STSW-BNRG-Mesh is our first software pack enabling developers to create Bluetooth mesh solutions. It works in conjunction with the BlueNRG-Mesh apps for iOS and Android, which is highly symbolic since it’s the first time someone ports Bluetooth mesh libraries to these operating systems. The new standard, introduced in 2017, uses Bluetooth Low Energy (LE) to create a mesh network of up to 32,000 devices. It compares in some ways to 6LoWPAN as data travels the mesh to reach a gateway with a connection to the Internet. We ensured that the creation of a 6LoWPAN network would be straightforward, and we are now doing the same with Bluetooth mesh. Furthermore, our BlueNRG–1 and BlueNRG–2 Systems-on-Chip (SoC), the SPBTLE–1S ready-to-use Bluetooth LE module, and BlueNRG-MS (with at least an STM32L152RE as host) just need a firmware update to take advantage of this new technology.
Hence, Bluetooth mesh becomes very attractive, especially to companies that already use our SoC and network processors, because creating a network doesn’t necessarily require additional controllers or expensive solutions. Bluetooth LE is ubiquitous and creating a mesh can be more cost-effective for companies already invested in this technology. As a result, the Bluetooth Special Interest Group (SIG) anticipates that the first applications relying on Bluetooth mesh will be industrial, since a majority of smart factories and professional environments already use the wireless network to connect sensors or lights, for instance. With this new topology, customers are much less constrained by range or the number of nodes in a network.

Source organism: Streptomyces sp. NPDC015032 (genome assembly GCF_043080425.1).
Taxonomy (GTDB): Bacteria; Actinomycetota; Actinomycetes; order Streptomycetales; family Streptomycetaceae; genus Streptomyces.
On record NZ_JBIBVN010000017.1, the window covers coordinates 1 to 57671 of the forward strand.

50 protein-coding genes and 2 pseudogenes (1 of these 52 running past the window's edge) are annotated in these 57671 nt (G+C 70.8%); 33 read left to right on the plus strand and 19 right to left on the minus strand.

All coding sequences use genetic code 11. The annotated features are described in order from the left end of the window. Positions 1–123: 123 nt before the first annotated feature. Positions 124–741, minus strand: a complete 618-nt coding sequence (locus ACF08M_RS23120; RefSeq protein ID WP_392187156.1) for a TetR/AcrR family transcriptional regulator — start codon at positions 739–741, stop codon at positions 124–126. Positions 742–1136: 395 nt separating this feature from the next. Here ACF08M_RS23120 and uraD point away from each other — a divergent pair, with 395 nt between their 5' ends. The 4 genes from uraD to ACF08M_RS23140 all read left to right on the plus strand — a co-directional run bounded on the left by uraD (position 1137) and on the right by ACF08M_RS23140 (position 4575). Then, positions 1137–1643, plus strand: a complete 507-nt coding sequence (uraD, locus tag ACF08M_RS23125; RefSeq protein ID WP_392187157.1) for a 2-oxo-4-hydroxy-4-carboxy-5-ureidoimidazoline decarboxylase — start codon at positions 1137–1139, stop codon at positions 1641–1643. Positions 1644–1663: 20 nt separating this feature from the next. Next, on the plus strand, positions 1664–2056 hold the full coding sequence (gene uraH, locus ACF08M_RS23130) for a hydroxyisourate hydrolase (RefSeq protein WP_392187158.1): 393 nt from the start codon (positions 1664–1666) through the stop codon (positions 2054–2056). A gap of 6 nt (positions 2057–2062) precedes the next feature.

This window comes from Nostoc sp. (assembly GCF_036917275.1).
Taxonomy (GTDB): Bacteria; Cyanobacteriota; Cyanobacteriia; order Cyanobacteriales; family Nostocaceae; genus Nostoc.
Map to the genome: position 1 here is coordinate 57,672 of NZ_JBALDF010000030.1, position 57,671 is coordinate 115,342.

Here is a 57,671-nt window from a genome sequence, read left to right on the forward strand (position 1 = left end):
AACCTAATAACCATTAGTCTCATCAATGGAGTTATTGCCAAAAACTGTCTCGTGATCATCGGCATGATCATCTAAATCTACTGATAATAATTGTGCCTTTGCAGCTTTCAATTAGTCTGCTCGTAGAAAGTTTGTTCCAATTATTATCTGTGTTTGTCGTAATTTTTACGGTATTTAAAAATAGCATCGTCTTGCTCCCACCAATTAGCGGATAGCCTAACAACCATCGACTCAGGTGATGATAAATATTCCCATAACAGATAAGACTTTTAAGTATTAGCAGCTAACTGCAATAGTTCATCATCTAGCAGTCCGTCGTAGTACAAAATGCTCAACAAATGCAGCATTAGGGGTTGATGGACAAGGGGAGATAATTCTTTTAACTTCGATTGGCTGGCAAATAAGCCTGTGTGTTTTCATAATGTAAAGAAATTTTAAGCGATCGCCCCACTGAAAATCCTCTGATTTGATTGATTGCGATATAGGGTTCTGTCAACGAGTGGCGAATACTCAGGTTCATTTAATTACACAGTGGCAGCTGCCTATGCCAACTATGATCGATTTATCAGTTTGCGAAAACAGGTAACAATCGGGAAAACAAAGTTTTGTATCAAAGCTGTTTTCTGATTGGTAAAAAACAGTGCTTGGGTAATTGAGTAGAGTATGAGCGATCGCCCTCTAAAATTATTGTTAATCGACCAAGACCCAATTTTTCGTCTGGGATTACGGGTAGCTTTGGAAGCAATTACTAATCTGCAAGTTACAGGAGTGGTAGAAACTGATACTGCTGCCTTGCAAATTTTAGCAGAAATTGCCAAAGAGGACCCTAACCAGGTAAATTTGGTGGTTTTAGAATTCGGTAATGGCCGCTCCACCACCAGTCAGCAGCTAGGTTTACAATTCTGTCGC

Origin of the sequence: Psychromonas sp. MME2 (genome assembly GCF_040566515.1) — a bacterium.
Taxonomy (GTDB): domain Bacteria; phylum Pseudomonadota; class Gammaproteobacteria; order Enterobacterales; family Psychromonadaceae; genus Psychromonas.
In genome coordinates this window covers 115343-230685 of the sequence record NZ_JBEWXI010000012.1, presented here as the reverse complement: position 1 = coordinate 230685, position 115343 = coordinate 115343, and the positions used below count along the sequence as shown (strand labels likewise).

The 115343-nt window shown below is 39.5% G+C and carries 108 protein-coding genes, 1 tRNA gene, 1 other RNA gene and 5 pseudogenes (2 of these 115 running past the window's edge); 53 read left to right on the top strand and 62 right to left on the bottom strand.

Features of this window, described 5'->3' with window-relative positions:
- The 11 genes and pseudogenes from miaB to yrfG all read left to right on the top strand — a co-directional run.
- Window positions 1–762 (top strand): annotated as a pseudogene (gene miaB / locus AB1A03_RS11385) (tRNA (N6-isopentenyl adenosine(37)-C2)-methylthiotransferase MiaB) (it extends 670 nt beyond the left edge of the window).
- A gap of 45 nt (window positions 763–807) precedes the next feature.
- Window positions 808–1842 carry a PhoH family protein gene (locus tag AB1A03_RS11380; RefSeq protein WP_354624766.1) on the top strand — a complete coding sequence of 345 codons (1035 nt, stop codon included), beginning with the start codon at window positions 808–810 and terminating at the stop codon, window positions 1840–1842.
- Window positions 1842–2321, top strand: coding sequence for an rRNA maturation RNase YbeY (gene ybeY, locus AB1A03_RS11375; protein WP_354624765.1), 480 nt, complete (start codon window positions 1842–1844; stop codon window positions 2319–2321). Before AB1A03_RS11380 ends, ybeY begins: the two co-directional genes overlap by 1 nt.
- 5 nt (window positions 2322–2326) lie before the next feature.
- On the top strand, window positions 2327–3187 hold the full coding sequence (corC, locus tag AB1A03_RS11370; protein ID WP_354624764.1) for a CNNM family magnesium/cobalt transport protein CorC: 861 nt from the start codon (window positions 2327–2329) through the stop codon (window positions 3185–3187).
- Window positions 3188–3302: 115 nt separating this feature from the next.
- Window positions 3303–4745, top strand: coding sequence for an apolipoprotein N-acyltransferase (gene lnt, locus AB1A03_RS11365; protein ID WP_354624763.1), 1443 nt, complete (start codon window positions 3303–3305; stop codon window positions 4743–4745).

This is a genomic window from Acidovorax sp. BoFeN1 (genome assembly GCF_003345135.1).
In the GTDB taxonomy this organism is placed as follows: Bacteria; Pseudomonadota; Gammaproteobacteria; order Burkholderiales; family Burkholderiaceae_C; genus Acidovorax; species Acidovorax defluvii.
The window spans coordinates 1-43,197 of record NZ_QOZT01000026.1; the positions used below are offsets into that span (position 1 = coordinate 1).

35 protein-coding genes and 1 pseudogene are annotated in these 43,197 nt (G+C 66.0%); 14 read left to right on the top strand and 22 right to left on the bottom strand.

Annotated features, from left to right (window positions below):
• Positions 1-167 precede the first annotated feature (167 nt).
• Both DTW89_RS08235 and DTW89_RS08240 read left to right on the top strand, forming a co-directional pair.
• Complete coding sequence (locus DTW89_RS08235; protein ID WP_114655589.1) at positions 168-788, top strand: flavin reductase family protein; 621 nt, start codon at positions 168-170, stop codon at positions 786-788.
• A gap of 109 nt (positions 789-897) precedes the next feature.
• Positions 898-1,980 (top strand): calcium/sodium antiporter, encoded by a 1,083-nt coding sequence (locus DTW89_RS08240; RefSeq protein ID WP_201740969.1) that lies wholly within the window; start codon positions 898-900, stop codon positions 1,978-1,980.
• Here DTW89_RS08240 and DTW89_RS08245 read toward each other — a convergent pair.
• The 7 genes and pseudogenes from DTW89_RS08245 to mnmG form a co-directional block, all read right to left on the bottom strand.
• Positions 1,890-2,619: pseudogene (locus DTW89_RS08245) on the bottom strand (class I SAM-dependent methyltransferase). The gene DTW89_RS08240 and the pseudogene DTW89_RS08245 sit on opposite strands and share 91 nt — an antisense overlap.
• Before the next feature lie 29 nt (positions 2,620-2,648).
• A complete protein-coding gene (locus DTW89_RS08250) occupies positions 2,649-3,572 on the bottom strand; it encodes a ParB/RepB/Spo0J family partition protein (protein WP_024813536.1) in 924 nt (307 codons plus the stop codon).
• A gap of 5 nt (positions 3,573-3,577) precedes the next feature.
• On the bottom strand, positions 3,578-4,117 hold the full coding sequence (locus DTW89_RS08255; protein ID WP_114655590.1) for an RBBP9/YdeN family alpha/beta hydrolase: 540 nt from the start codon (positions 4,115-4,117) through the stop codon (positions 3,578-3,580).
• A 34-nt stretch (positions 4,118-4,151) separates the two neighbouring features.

Bluetooth Mesh in Everything
Our STSW-BNRG-Mesh pack takes the form of an executable with a wizard to help you install the SDK (Software Development Kit) on your PC. It provides libraries, source code, and demo applications to assist developers. For instance, one pre-compiled binary ensures a smartphone can communicate to a node through unicast or broadcast addressing or even implement node-to-node communication. The demo uses the serial number of the controllers to generate a MAC address and create a network that could simulate a smart lighting system, among other things.